East Durham, North Carolina
At the turn of the 20th century, East Durham was a bustling blue-collar neighborhood, where thousands of textile workers made a good living under the employ of the Durham Cotton Manufacturing Company. When that shut down during the Great Depression, laid-off workers quickly found new jobs with the neighborhood's prospering tobacco companies. They built or bought sturdy bungalows, Folk Victorians, and foursquares, many with full-length front porches. Following World War II, East Durham underwent a long period of decline that reached its apex in the 1980s and '90s, when the town was overrun by drugs and crime. But things are changing, and structures are being turned into safe and secure single-family homes in a neighborhood that might soon be one of Durham's most sought after.
You can get a 1,600-square-foot bungalow in fair condition for just $28,500. Or splurge a little and get a two-story 1915 Victorian for $60,000. Houses here sit on peaceful wooded lots.
Why Buy Now
Thanks to its coordinates on the famed Research Triangle, a locus for universities and high-tech companies, Durham has seen home prices increase in the past few years. And those looking to live in the city are seeing East Durham with fresh eyes. Houses are a steal, and the neighborhood is an ideal place for professionals commuting to Research Triangle jobs. Any rehab work you do will be eligible for North Carolina's historic preservation tax incentive, which provides a 30 percent credit for the rehabilitation of non-income-producing properties.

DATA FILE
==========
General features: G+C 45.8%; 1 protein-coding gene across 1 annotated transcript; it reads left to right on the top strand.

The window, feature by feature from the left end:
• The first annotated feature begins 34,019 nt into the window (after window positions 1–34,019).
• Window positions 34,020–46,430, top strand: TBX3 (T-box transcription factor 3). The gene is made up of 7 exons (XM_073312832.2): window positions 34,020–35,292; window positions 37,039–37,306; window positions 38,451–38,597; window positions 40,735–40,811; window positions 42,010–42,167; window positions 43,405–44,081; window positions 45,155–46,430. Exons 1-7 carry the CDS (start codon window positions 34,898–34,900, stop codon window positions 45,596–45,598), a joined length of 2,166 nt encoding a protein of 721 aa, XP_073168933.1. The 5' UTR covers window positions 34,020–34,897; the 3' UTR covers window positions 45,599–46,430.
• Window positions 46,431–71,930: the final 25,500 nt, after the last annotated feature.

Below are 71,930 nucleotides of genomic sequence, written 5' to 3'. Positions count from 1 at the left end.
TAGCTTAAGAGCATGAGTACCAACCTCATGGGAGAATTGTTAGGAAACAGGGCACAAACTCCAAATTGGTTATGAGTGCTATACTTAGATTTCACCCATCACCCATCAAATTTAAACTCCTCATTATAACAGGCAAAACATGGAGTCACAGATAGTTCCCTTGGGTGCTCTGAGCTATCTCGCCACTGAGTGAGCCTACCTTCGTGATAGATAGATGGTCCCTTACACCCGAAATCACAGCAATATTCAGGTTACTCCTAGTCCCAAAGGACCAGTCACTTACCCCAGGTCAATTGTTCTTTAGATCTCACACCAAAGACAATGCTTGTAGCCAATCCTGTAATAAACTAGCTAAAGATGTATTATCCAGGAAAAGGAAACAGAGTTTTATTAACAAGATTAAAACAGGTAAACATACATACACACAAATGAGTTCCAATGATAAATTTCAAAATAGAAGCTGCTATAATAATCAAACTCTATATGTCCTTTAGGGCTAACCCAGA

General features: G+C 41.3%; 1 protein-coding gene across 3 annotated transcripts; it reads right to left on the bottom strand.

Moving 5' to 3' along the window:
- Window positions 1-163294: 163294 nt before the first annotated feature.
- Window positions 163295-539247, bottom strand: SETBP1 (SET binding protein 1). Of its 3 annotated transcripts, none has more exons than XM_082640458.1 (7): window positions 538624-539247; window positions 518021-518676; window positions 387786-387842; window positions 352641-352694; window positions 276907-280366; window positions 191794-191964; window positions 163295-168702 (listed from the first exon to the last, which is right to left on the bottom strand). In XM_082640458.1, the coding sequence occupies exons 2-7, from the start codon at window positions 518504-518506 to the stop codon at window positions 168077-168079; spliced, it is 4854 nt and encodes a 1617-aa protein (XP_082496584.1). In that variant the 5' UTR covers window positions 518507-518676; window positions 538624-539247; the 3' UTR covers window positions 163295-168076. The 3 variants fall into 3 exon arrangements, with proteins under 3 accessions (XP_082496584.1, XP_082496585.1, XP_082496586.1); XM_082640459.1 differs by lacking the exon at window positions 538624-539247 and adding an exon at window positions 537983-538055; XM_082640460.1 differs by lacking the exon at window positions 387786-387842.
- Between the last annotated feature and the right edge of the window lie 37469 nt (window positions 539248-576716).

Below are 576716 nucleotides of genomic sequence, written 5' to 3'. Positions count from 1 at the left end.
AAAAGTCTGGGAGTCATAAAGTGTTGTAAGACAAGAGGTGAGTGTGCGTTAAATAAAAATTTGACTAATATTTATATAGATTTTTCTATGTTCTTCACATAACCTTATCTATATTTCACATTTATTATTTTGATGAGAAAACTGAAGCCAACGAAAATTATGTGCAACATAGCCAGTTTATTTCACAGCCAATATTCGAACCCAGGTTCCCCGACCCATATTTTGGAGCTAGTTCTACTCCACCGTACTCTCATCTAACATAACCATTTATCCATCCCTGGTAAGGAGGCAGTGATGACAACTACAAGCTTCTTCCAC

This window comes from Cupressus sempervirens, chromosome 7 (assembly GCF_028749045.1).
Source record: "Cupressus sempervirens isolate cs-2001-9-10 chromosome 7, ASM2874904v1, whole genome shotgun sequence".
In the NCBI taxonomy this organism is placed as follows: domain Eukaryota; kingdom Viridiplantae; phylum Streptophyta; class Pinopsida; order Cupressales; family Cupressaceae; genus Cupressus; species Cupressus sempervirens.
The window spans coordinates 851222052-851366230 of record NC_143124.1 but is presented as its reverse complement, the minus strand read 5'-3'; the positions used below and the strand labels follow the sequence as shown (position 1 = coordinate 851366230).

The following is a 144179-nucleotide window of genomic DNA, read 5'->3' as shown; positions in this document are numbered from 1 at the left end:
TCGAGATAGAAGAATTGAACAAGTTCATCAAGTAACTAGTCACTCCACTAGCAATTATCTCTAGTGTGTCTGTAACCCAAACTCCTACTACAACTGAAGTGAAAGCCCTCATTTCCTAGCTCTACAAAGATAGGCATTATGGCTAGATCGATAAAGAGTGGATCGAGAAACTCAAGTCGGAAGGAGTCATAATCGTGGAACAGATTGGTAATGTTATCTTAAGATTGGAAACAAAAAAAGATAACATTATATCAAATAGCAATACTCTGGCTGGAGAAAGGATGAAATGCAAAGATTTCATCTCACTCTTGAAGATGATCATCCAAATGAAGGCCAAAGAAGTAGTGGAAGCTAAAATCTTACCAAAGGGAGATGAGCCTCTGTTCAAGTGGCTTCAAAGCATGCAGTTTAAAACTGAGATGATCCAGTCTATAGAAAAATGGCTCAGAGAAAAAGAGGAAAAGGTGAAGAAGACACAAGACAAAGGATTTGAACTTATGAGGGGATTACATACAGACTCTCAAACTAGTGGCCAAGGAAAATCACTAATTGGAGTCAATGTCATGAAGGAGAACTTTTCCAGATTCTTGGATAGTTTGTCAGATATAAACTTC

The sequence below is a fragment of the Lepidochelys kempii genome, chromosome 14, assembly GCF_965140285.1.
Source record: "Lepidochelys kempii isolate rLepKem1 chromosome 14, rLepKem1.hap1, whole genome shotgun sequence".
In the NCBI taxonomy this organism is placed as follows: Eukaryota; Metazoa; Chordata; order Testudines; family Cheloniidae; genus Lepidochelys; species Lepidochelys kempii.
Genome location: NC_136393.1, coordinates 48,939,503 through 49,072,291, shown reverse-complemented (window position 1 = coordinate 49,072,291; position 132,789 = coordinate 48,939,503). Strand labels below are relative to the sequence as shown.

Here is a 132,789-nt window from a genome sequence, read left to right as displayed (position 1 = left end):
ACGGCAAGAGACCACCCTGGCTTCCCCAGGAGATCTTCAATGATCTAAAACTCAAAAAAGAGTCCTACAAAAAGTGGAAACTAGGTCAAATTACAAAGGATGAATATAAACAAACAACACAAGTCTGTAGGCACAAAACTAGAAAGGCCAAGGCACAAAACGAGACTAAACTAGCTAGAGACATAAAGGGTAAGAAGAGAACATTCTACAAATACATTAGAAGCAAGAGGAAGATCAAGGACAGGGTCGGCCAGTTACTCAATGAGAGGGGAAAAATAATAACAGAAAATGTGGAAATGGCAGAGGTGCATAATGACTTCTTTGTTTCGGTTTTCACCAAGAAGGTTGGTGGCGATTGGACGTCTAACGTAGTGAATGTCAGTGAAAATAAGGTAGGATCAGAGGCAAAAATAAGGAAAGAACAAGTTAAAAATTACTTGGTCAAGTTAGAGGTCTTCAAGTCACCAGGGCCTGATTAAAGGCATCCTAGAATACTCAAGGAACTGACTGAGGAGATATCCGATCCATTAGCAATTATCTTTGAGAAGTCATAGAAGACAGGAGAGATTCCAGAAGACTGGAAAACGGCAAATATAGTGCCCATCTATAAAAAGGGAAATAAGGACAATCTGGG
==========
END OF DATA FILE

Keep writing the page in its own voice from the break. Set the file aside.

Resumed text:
Fayetteville Historic District, Fayetteville, Tennessee
During the Civil War, many homes in the Fayetteville National Historic District were occupied by Union troops, and it's no wonder. This southeastern Tennessee town is rich with majestic Southern manses, built by those who prospered in the city's cotton, corn, and dairy industries in the early 1800s. Today, those houses are occupied by families who make their living working in the city's several factories—including Frito-Lay's and Goodman's—or other jobs in nearby Huntsville, Alabama (30 miles away). The neighborhood is just a short stretch from Fayetteville's beautiful downtown, which features a classic courthouse square surrounded by a historic movie theater, antique shops, and an old jail that's been converted into a restaurant (yes, you can eat in the cells). The most beloved restaurant is Honey's, which serves a curious Fayetteville mainstay known as the Slaw Burger.
Homes date to the early 1800s, though the newest were built in the 1950s. Styles include Stick Victorian, Greek Revival, Steamboat Gothic, and bungalows. Many feature stunning wraparound, double-tiered porches outfitted with gingerbread. Prices generally range from $100,000 to $600,000. Most are extremely well maintained and have much of their original detail.
Why Buy Now?
Good schools and great quality of life are sweetened more by an extremely affordable cost of living. Property taxes are low, and Tennesseans pay no personal income tax.
Brewer's Hill, Milwaukee, Wisconsin